Thousands have been displaced in Rwanda´s ongoing conflict with CongoImage: Moses Sawasawa/AP Photo/picture alliance

"They have a disease in the head and cannot settle here," said a 22-year-old from Ethiopia when asked about his friends' desire to further migrate to another country.  

What opponents to the agreement say

International rights groups claim that the ruling Rwandan Patriotic Front (RPF) party is responsible for killing and disappearing opposition politicians, journalists, and activists.   

Rwanda is also embroiled in a 25-year-long dispute with neighboring Congo. Both countries accuse each other of firing artillery across their shared border. 

The UN High Commissioner for Refugees, Filippo Grandi, cites limited resources as a shortcoming in Rwanda's ability to host and process asylum claims. Britain is "exporting its responsibility to another country," Grandi said. 

Bishops from the Church of England also denounced the relocation plan in an open letter describing calling it an "immoral policy that shames Britain." 

Government spokeswoman Yolande Makolo defended the deal Tuesday, calling it "innovative" and a solution for a "broken global asylum system." 

British Prime Minister Boris Johnson delivers a speech at Lydd Airport
Prime Minister Boris Johnson doubled down on the UKs support for the deportationImage: Matt Dunham/AP Photo/picture alliance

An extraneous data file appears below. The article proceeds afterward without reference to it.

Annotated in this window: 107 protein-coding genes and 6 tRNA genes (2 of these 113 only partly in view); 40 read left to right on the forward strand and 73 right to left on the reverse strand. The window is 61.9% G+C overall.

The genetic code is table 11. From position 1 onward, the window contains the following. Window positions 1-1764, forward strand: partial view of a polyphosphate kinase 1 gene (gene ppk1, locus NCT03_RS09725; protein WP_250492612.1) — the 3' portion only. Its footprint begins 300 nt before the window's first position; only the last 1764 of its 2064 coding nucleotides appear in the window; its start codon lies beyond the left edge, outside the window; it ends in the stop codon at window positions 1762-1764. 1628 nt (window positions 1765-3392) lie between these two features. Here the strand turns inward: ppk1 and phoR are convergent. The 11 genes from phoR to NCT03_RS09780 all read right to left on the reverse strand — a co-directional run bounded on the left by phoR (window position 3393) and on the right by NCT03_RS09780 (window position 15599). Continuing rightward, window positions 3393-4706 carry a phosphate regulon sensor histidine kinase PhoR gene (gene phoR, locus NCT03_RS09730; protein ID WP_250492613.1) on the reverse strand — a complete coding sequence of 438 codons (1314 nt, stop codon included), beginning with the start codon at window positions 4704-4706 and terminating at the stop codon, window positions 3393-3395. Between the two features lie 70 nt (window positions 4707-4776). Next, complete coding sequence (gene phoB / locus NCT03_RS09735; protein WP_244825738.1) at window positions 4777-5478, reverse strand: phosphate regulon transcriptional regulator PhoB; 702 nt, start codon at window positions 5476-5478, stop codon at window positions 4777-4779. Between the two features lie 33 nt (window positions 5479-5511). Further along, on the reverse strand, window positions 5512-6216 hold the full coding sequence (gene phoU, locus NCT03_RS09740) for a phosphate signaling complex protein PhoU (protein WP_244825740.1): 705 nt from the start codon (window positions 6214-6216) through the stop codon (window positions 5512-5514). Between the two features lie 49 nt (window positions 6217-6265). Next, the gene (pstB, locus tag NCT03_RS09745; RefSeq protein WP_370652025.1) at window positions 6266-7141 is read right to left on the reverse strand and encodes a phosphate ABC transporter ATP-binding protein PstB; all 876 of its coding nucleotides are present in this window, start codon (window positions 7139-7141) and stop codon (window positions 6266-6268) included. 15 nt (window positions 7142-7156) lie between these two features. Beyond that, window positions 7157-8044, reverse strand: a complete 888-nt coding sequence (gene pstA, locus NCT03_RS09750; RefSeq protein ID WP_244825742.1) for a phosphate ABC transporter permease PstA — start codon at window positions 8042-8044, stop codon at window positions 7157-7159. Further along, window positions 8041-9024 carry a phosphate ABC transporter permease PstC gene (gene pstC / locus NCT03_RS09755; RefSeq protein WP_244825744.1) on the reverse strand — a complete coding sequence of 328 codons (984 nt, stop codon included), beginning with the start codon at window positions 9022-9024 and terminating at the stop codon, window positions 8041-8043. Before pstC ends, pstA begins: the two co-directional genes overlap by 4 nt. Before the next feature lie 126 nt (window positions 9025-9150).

What the UK government says

London has also been steadfast in its decision to deport asylum-seekers to Rwanda.

"We think it's a sensible partnership we've set up with Rwanda...it may take a while to get working properly, but that doesn't mean we're not going to keep going," Johnson told reporters on Tuesday. 

Johnson claims that the partnership will help dismantle criminal networks that smuggle migrants to the UK by waterways in exchange for cash.

Johnson told his Cabinet that the networks undermine "people's general acceptance of immigration,'' before a meeting in June. 

The legality of the deportation agreement will be challenged before British courts by the end of July. 

The UK's government has a track record of retroactively deporting those with an unclear immigration status. In April 2018, the UK threatened to deport those from the Windrush generation, who arrived in the country from the Caribbean in 1948 and 1971 to fill post-World War II labor shortages. 

ab, asw/rt (AFP, AP, Reuters)